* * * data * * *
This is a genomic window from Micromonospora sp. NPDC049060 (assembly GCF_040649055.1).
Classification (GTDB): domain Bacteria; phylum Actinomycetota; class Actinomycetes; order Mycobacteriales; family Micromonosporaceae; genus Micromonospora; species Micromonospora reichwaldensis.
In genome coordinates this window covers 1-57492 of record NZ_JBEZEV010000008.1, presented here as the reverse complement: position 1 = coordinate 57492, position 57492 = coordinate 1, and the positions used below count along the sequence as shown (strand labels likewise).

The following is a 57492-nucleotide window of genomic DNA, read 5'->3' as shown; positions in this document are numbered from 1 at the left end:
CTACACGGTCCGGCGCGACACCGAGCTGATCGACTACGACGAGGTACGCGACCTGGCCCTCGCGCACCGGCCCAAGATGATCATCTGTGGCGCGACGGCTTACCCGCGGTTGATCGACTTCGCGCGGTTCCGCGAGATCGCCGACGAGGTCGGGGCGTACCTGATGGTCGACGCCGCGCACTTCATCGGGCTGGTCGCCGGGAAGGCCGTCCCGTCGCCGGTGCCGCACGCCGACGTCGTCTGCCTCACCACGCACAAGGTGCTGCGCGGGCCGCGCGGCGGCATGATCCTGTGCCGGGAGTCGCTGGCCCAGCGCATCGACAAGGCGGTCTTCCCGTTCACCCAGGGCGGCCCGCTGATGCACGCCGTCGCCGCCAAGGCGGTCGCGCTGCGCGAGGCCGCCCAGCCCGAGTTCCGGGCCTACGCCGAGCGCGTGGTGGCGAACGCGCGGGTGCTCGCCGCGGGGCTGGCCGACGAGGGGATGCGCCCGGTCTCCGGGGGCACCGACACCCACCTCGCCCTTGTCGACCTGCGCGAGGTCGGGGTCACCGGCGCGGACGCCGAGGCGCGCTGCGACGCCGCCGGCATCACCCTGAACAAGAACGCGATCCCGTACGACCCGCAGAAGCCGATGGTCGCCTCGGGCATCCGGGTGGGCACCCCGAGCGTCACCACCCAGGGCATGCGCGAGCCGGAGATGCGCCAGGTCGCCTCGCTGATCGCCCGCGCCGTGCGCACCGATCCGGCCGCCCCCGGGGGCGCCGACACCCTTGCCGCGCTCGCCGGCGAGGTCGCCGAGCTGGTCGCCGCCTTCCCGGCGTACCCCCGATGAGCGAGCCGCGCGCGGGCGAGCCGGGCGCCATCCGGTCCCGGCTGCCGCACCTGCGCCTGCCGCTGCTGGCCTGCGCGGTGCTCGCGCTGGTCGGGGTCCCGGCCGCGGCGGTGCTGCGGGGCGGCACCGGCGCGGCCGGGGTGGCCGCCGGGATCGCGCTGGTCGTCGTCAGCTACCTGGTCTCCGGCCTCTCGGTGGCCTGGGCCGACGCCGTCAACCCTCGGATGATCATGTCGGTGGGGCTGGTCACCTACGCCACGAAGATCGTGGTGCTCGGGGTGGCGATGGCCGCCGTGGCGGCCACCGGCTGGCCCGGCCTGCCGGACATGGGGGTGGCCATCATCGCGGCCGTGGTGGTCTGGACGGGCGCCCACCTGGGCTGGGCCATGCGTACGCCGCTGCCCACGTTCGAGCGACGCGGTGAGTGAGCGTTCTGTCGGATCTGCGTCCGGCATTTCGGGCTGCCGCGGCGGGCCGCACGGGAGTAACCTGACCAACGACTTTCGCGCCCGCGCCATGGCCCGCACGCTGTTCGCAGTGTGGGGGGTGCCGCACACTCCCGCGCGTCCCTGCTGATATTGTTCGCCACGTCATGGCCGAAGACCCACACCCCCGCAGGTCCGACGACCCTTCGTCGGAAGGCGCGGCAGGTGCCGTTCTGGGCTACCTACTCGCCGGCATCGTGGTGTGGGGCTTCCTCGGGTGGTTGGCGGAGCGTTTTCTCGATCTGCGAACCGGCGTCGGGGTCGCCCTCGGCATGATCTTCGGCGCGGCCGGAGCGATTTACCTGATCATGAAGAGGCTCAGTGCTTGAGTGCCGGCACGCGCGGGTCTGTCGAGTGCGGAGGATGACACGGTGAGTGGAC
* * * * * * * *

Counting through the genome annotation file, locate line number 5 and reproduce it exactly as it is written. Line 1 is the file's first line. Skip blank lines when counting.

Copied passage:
CTACACGGTCCGGCGCGACACCGAGCTGATCGACTACGACGAGGTACGCGACCTGGCCCTCGCGCACCGGCCCAAGATGATCATCTGTGGCGCGACGGCTTACCCGCGGTTGATCGACTTCGCGCGGTTCCGCGAGATCGCCGACGAGGTCGGGGCGTACCTGATGGTCGACGCCGCGCACTTCATCGGGCTGGTCGCCGGGAAGGCCGTCCCGTCGCCGGTGCCGCACGCCGACGTCGTCTGCCTCACCACGCACAAGGTGCTGCGCGGGCCGCGCGGCGGCATGATCCTGTGCCGGGAGTCGCTGGCCCAGCGCATCGACAAGGCGGTCTTCCCGTTCACCCAGGGCGGCCCGCTGATGCACGCCGTCGCCGCCAAGGCGGTCGCGCTGCGCGAGGCCGCCCAGCCCGAGTTCCGGGCCTACGCCGAGCGCGTGGTGGCGAACGCGCGGGTGCTCGCCGCGGGGCTGGCCGACGAGGGGATGCGCCCGGTCTCCGGGGGCACCGACACCCACCTCGCCCTTGTCGACCTGCGCGAGGTCGGGGTCACCGGCGCGGACGCCGAGGCGCGCTGCGACGCCGCCGGCATCACCCTGAACAAGAACGCGATCCCGTACGACCCGCAGAAGCCGATGGTCGCCTCGGGCATCCGGGTGGGCACCCCGAGCGTCACCACCCAGGGCATGCGCGAGCCGGAGATGCGCCAGGTCGCCTCGCTGATCGCCCGCGCCGTGCGCACCGATCCGGCCGCCCCCGGGGGCGCCGACACCCTTGCCGCGCTCGCCGGCGAGGTCGCCGAGCTGGTCGCCGCCTTCCCGGCGTACCCCCGATGAGCGAGCCGCGCGCGGGCGAGCCGGGCGCCATCCGGTCCCGGCTGCCGCACCTGCGCCTGCCGCTGCTGGCCTGCGCGGTGCTCGCGCTGGTCGGGGTCCCGGCCGCGGCGGTGCTGCGGGGCGGCACCGGCGCGGCCGGGGTGGCCGCCGGGATCGCGCTGGTCGTCGTCAGCTACCTGGTCTCCGGCCTCTCGGTGGCCTGGGCCGACGCCGTCAACCCTCGGATGATCATGTCGGTGGGGCTGGTCACCTACGCCACGAAGATCGTGGTGCTCGGGGTGGCGATGGCCGCCGTGGCGGCCACCGGCTGGCCCGGCCTGCCGGACATGGGGGTGGCCATCATCGCGGCCGTGGTGGTCTGGACGGGCGCCCACCTGGGCTGGGCCATGCGTACGCCGCTGCCCACGTTCGAGCGACGCGGTGAGTGAGCGTTCTGTCGGATCTGCGTCCGGCATTTCGGGCTGCCGCGGCGGGCCGCACGGGAGTAACCTGACCAACGACTTTCGCGCCCGCGCCATGGCCCGCACGCTGTTCGCAGTGTGGGGGGTGCCGCACACTCCCGCGCGTCCCTGCTGATATTGTTCGCCACGTCATGGCCGAAGACCCACACCCCCGCAGGTCCGACGACCCTTCGTCGGAAGGCGCGGCAGGTGCCGTTCTGGGCTACCTACTCGCCGGCATCGTGGTGTGGGGCTTCCTCGGGTGGTTGGCGGAGCGTTTTCTCGATCTGCGAACCGGCGTCGGGGTCGCCCTCGGCATGATCTTCGGCGCGGCCGGAGCGATTTACCTGATCATGAAGAGGCTCAGTGCTTGAGTGCCGGCACGCGCGGGTCTGTCGAGTGCGGAGGATGACACGGTGAGTGGAC